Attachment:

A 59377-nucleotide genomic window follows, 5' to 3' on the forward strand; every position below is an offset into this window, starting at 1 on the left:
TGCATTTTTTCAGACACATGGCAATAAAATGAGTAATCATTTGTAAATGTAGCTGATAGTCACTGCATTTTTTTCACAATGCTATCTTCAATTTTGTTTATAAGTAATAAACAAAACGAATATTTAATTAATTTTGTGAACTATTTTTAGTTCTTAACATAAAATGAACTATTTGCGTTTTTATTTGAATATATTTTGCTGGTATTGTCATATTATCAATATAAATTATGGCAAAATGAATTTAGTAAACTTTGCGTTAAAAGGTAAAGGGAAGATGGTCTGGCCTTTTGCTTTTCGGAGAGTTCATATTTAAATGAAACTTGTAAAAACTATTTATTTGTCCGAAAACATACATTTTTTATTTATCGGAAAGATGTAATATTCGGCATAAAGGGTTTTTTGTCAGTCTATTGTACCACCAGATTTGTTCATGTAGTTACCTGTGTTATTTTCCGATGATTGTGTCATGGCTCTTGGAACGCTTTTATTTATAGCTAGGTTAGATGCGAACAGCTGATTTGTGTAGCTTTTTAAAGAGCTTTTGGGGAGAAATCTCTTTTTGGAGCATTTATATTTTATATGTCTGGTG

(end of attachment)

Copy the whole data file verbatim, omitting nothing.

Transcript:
A 59377-nucleotide genomic window follows, 5' to 3' on the forward strand; every position below is an offset into this window, starting at 1 on the left:
TGCATTTTTTCAGACACATGGCAATAAAATGAGTAATCATTTGTAAATGTAGCTGATAGTCACTGCATTTTTTTCACAATGCTATCTTCAATTTTGTTTATAAGTAATAAACAAAACGAATATTTAATTAATTTTGTGAACTATTTTTAGTTCTTAACATAAAATGAACTATTTGCGTTTTTATTTGAATATATTTTGCTGGTATTGTCATATTATCAATATAAATTATGGCAAAATGAATTTAGTAAACTTTGCGTTAAAAGGTAAAGGGAAGATGGTCTGGCCTTTTGCTTTTCGGAGAGTTCATATTTAAATGAAACTTGTAAAAACTATTTATTTGTCCGAAAACATACATTTTTTATTTATCGGAAAGATGTAATATTCGGCATAAAGGGTTTTTTGTCAGTCTATTGTACCACCAGATTTGTTCATGTAGTTACCTGTGTTATTTTCCGATGATTGTGTCATGGCTCTTGGAACGCTTTTATTTATAGCTAGGTTAGATGCGAACAGCTGATTTGTGTAGCTTTTTAAAGAGCTTTTGGGGAGAAATCTCTTTTTGGAGCATTTATATTTTATATGTCTGGTG